Brown University News Bureau

The Brown University News Bureau

Distributed May 21, 1997
Contact: Mark Nickel

Brown University supports the academic freedom of Dr. David Kern

In this statement, Brown University reiterates its full and unequivocal support for the academic freedom of Dr. David Kern, an associate professor of medicine and a specialist in occupational health employed by The Memorial Hospital in Pawtucket, R.I. (See also 96-133a, a statement by Lois Monteiro, associate dean of medicine for faculty affairs.)

Brown University and the Brown University School of Medicine recognize the importance and value of work undertaken by Dr. David Kern and fully support Dr. Kern in his right to conduct research and in his academic freedom to publish results.

Dr. Kern, a specialist in occupational health and an associate professor of medicine employed by The Memorial Hospital in Pawtucket, R.I., investigated two cases of interstitial lung disease in employees at a textile processing plant at the request of the company. His decision to present his results at a national meeting led to disagreements among Dr. Kern, The Memorial Hospital and the textile company.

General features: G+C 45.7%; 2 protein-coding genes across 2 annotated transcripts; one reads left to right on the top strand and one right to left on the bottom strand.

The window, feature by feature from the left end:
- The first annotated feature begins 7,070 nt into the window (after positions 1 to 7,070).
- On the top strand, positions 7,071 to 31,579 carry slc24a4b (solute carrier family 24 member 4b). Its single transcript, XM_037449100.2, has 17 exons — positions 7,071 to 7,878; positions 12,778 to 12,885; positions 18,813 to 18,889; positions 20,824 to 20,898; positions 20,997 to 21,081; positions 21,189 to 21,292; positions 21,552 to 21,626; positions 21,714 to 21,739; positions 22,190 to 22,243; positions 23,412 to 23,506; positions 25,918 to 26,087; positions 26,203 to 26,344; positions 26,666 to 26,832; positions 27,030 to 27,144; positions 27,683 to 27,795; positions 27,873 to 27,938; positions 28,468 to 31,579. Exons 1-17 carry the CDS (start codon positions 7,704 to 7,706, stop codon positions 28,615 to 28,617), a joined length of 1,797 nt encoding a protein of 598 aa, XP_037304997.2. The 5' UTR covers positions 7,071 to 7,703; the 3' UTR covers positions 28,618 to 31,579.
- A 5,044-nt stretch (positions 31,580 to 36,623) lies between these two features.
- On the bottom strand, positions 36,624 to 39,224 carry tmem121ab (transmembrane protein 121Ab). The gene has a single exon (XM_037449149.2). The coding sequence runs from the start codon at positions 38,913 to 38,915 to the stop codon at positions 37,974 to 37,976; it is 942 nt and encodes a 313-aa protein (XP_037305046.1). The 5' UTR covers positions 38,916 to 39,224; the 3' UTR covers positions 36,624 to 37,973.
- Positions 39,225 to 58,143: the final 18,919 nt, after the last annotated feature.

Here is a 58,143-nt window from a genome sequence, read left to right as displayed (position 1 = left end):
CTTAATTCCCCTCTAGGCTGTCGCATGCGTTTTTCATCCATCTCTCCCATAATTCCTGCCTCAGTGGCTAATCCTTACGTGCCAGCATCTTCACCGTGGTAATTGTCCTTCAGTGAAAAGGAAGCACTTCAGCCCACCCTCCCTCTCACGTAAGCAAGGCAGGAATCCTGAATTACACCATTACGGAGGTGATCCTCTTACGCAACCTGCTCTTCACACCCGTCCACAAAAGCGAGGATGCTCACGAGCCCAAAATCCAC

While this case involves many complexities and uncertainties, the position of Brown University and the Brown University School of Medicine is clear: All faculty have a right to conduct research and publish results, and the University and the School of Medicine fully support that right. Dr. Kern published his abstract and is to present his findings to a national meeting of the American Thoracic Society in San Francisco today (Wednesday, May 21, 1997).

As discussion of academic freedom issues continues, it is important to bear in mind that the work in which Dr. Kern was engaged involved the health and safety of workers, both at a local company and elsewhere in the textile industry. A committee appointed by Donald Marsh, M.D., dean of medicine and biological sciences at Brown University, noted that the company is making a good-faith effort to identify and remedy the problem. It has hired a physician trained in occupational health to continue Dr. Kern's work and is continuing its relationship with the National Institute for Occupational Safety and Health (NIOSH), a relationship which Dr. Kern helped initiate.

As the committee noted, many questions remain unresolved in this case. The School of Medicine administration will continue discussions both internally and with officials at Memorial Hospital. Among the remaining areas of discussion:

Brown University reaffirms its support for the academic freedom of hospital-employed physicians who hold faculty appointments in the School of Medicine. The University will issue new and clearer guidelines for such faculty, including further delineation of the rights and responsibilities of individual hospital-based faculty and the University with respect to research agreements.

Brown urges Dr. Kern and The Memorial Hospital to work toward a resolution of remaining differences and pledges its support in bringing about a settlement that is mutually agreeable to both sides.

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96-133